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Back with Lloyd Hind's speculative piece on how beer might look in the future.

He spoke at some length about just how short-sighted UK brewers were when it came to exports:

"English brewers have never exploited fully the very large field existing for export bottled beer, to warm climates in particular. At present, of course, that particular trade is severely handicapped, and often made impossible by the rates of exchange, but the possibilities in regard to it for ale and lager should not be overlooked. When strong ales were brewed it was possible to do a great deal with naturally conditioned pale ales, but the tendency is generally for a lighter beer. To ensure constant success with these beers pasteurisation is necessary in the export trade, and pasteurisation of top-fermented bottled beers has not hitherto been so successful as that of lager. Indeed, I think it may be said without hesitation that lager is the better beer for the export pasteurised trade. America at one time had a very large trade of this kind.. Is it not worth while considering who is getting it now, and whether a larger share is not available for this country, particularly if advantage was taken of the possibilities of bonding up to the time of bottling?"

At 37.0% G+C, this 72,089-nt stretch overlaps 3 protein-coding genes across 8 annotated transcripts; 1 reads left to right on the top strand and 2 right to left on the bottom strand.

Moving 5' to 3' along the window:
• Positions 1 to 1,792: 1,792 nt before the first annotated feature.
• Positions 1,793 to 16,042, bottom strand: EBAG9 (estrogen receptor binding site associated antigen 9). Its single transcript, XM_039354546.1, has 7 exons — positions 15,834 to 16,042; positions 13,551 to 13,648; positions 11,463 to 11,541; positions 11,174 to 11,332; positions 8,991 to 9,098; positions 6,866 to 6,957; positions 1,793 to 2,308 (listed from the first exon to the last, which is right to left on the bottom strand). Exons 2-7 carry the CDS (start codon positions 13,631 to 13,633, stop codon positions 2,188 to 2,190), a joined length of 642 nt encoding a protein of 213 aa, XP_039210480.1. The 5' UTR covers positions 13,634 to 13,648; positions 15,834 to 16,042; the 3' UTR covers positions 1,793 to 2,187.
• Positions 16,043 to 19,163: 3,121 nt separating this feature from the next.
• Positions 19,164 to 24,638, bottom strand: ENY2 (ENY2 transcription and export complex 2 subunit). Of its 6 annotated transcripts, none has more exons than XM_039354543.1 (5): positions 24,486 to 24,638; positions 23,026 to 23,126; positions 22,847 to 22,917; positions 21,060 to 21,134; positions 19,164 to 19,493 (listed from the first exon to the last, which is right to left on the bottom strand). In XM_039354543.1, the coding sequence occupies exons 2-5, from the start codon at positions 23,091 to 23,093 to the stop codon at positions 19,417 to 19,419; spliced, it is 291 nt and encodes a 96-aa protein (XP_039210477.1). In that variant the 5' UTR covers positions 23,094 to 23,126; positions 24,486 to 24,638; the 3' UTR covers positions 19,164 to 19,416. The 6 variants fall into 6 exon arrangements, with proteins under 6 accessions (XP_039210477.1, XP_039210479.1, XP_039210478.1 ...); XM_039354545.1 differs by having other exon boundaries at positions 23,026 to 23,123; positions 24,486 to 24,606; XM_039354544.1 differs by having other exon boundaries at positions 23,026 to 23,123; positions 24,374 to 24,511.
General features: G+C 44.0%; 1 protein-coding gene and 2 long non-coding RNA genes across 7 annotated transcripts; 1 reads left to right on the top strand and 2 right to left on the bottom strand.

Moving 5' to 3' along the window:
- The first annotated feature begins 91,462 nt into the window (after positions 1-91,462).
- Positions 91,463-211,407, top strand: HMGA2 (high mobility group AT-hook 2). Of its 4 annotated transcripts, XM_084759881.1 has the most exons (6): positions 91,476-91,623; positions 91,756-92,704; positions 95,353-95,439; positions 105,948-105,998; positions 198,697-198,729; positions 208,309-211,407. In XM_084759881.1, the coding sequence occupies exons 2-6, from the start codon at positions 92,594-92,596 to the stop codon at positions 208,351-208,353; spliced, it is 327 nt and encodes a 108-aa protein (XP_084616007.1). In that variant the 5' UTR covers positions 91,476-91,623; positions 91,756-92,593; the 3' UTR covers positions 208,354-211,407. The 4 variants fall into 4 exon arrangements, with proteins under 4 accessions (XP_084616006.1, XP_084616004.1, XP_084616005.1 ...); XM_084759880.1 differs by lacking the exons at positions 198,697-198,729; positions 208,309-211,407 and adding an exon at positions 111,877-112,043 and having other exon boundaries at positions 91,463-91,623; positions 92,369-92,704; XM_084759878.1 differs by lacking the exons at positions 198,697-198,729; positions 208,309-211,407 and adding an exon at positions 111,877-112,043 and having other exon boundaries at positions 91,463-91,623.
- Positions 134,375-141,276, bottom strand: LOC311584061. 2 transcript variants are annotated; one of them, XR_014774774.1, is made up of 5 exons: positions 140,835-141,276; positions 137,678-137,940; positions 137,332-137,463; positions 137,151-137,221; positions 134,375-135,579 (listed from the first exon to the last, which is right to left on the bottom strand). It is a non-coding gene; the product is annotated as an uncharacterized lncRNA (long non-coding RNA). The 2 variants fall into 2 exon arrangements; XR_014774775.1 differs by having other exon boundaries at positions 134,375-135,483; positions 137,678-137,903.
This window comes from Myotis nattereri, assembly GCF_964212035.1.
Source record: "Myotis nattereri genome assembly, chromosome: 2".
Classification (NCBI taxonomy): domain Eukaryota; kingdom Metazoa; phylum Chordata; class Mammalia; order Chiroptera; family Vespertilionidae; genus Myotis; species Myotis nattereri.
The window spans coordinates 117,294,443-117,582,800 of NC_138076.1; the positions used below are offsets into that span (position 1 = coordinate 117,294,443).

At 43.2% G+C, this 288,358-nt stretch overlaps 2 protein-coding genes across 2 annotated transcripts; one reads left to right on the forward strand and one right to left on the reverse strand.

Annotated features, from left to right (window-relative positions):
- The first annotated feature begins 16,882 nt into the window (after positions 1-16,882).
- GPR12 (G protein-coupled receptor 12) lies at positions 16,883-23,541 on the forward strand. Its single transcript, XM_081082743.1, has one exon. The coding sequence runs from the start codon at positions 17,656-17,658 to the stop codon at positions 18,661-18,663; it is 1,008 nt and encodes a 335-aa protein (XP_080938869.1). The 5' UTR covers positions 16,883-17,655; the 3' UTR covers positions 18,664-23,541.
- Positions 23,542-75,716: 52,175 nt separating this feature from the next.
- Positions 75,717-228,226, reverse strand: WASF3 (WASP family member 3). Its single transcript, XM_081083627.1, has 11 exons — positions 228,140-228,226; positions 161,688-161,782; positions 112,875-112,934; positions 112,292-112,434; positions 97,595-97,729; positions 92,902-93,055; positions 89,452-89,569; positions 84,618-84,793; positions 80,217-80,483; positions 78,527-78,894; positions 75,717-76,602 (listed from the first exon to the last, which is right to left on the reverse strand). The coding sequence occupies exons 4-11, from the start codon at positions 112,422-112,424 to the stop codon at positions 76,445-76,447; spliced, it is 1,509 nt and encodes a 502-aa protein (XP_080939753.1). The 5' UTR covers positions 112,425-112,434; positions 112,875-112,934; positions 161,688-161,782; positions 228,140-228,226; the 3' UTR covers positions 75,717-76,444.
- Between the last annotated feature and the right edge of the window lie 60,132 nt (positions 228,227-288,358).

Journal of the Institute of Brewing, Volume 30, 1924, pages 321 - 322.

I don't think it was the conditioning or bottling methods which were hampering the UK's export trade. More that consumer tastes had moved on and UK brewers were serving up the wrong types of beer. For the most part, though some brewers like Allsopp did try to keep up, they didn't attempt to switch to Lager for the tropics.

Only problem with Lager was, it was too expensive:

"If these considerations point to the possibility of lager being the beer of the future, there are others which point very strongly in the contrary direction. There are many factors which complicate the issue, and digestibility and less intoxicating properties are not very likely to overcome some of them. The chief of these are economic, based largely on the duty that beer has to carry here, and the greatly increased cost of lager brewing. Every effort must be made to reduce the cost to customers, and it is not very likely that brewers will seriously consider a process which adds materially to the cost of production, through refrigeration or otherwise, if there are other ways of producing the beer that is demanded."

Journal of the Institute of Brewing, Volume 30, 1924, page 322.

The answer in the 1960s and 1970s was to convince consumers that Lager was a fancy sophisticated product, worthy of a premium price. At the same time cutting corners in production to make it cheaper to brew.

Next time, Lloyd Hind will explain why British beer was so crap and how it could be fixed.